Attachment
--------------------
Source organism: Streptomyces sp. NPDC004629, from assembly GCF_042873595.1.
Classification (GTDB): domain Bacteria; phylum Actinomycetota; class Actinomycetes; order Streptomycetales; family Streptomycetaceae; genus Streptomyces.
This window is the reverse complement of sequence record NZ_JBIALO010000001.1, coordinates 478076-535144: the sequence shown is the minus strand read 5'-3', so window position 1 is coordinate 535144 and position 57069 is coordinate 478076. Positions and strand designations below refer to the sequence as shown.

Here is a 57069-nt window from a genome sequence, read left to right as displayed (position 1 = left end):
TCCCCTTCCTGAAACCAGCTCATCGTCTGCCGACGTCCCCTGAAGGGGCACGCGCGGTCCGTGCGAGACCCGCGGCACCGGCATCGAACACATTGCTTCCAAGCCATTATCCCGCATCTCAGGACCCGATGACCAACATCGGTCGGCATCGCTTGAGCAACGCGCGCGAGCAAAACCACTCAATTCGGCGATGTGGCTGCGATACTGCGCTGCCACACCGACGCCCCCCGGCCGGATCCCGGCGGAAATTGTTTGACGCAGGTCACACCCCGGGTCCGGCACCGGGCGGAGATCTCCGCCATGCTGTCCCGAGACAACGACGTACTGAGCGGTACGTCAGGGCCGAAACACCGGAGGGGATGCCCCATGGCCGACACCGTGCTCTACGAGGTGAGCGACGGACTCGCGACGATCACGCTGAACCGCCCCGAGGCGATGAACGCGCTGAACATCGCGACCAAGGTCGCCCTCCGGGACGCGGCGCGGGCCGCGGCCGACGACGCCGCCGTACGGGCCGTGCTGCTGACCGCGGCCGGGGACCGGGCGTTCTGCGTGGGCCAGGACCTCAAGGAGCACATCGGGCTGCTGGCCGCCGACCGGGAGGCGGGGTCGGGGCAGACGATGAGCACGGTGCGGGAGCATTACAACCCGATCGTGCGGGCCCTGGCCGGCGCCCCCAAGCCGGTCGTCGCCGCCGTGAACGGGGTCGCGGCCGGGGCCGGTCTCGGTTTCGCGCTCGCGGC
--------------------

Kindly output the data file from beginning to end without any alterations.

Source organism: Streptomyces sp. NPDC004629, from assembly GCF_042873595.1.
Classification (GTDB): domain Bacteria; phylum Actinomycetota; class Actinomycetes; order Streptomycetales; family Streptomycetaceae; genus Streptomyces.
This window is the reverse complement of sequence record NZ_JBIALO010000001.1, coordinates 478076-535144: the sequence shown is the minus strand read 5'-3', so window position 1 is coordinate 535144 and position 57069 is coordinate 478076. Positions and strand designations below refer to the sequence as shown.

Here is a 57069-nt window from a genome sequence, read left to right as displayed (position 1 = left end):
TCCCCTTCCTGAAACCAGCTCATCGTCTGCCGACGTCCCCTGAAGGGGCACGCGCGGTCCGTGCGAGACCCGCGGCACCGGCATCGAACACATTGCTTCCAAGCCATTATCCCGCATCTCAGGACCCGATGACCAACATCGGTCGGCATCGCTTGAGCAACGCGCGCGAGCAAAACCACTCAATTCGGCGATGTGGCTGCGATACTGCGCTGCCACACCGACGCCCCCCGGCCGGATCCCGGCGGAAATTGTTTGACGCAGGTCACACCCCGGGTCCGGCACCGGGCGGAGATCTCCGCCATGCTGTCCCGAGACAACGACGTACTGAGCGGTACGTCAGGGCCGAAACACCGGAGGGGATGCCCCATGGCCGACACCGTGCTCTACGAGGTGAGCGACGGACTCGCGACGATCACGCTGAACCGCCCCGAGGCGATGAACGCGCTGAACATCGCGACCAAGGTCGCCCTCCGGGACGCGGCGCGGGCCGCGGCCGACGACGCCGCCGTACGGGCCGTGCTGCTGACCGCGGCCGGGGACCGGGCGTTCTGCGTGGGCCAGGACCTCAAGGAGCACATCGGGCTGCTGGCCGCCGACCGGGAGGCGGGGTCGGGGCAGACGATGAGCACGGTGCGGGAGCATTACAACCCGATCGTGCGGGCCCTGGCCGGCGCCCCCAAGCCGGTCGTCGCCGCCGTGAACGGGGTCGCGGCCGGGGCCGGTCTCGGTTTCGCGCTCGCGGC